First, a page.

Clara Shih is a friend I met through  She recently published The Facebook Era, which looks at the relationship of social networking to front office computing.  She is really busy these days promoting the book and she recently left Salesforce to pursue new ideas in social networking and to form a company dedicated to the task. 

Shih is bright and articulate and she’s been involved in social networking and social media for several years.  She even wrote a little code — the first integration of Salesforce and Facebook (Faceforce now Faceconnector).  I caught up with her in an airport as she was leaving to visit family in China.  I wanted to congratulate her on the book and learn about her thinking on some important issues surrounding front office computing and social networking. 

I think we’re in violent agreement on most points and I have to respect the fact that she spent a year researching social media — especially Facebook — and writing her book.  One thing Shih makes clear in the book as well as in conversation is the disruptive nature of social media, “As disruptive as the Internet was for any industry,” she says.  “Who knows who and how will be critical in sales going forward.” 

True enough. 

As the market continues to move from one where innovators sell to early adopters toward one with more stability, we can expect that personal relationships will become increasingly important, that only makes sense.  When early adopters buy something it’s to gain a competitive advantage by being the first to implement a new technology.  Early adopters are like the one eyed man in the land of the blind.  They buy stuff and play with it to find a profitable use.  They don’t need a lot of hand holding and often the most basic documentation is fine so it’s no surprise that selling to early adopters is pretty easy.

Most of us today have lived through a long series of new waves not just in technology but throughout the economy and we have all been early adopters.  The new economy is a lot more about mainstream buyers and many of us might have forgotten (or never learned) how to sell to them.  That’s where social media comes in and it’s why the amalgamation of CRM and social networking is such a big deal — if it gets done right.

What exactly is meant by doing things right is a tricky question.  According to Shih, if you think about a maturity model for the space, “We’re about at phased 1.5.  In phase one people didn’t understand what it (social networking) was or why it mattered.  We’re at the stage now where people know Facebook and Twitter but they don’t necessarily know what to do with them in business.”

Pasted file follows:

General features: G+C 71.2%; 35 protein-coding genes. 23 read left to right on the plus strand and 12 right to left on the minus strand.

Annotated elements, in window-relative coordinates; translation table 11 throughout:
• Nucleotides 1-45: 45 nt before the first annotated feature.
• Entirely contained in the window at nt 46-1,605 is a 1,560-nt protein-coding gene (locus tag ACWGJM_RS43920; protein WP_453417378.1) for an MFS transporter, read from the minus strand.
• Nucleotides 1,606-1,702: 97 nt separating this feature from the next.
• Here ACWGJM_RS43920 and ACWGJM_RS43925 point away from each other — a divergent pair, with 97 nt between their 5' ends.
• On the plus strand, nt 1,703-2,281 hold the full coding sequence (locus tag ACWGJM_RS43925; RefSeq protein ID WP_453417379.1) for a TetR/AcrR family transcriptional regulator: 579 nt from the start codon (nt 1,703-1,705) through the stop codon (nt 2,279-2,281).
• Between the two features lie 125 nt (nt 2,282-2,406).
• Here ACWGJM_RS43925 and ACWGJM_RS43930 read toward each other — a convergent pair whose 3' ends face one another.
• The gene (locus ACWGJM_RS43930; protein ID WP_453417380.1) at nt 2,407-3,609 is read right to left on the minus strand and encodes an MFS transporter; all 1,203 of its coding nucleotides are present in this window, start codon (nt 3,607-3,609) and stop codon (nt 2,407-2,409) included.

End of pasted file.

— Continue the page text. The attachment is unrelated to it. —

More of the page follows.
Shih makes the analogy to the early Internet when no one knew how to monetize their investments in Web sites.  In a lot of cases companies simply “…tried to apply old models to new media,” it sort of worked but today we’ve moved on in many respects.  Whenever you apply old models to new media you are basically trying to extend the old paradigm, getting the most you can out of it before you have to invest in something new and expensive.  It also gives you time to see which models are most likely to be the winners because no one wants to go down the wrong path and end up spending twice.  Not that that ever happens in the software market.

There is also the issue of developing the right metrics for measuring success and to do that the business objectives need to be in place.  So what are the business objectives and which social networking tools are right for each objective?  “It depends,” Shih says diplomatically.  “There are different tools for different environments,” and her book goes into more detail.  But suffice it to say that a blog has a different purpose and orientation than Twitter with a 140 character limit.

It might seem that several social media are carving out niches for themselves.  Facebook for sales, Linked-in for personal networking and Twitter for quick bursts, Shih is the first to acknowledge that things are very fluid.  “We’re in an exponential growth phase,” she says, “ Everything can change in a year.” 

Right you are.  In a year we could have more clarity or simply more companies contending for hearts and minds (and wallets) as the social networking boom takes over in full force.  If things work out as Shih expects, there will also be a company headed by her to advise companies about social networking and its uses.  WE could all use the help.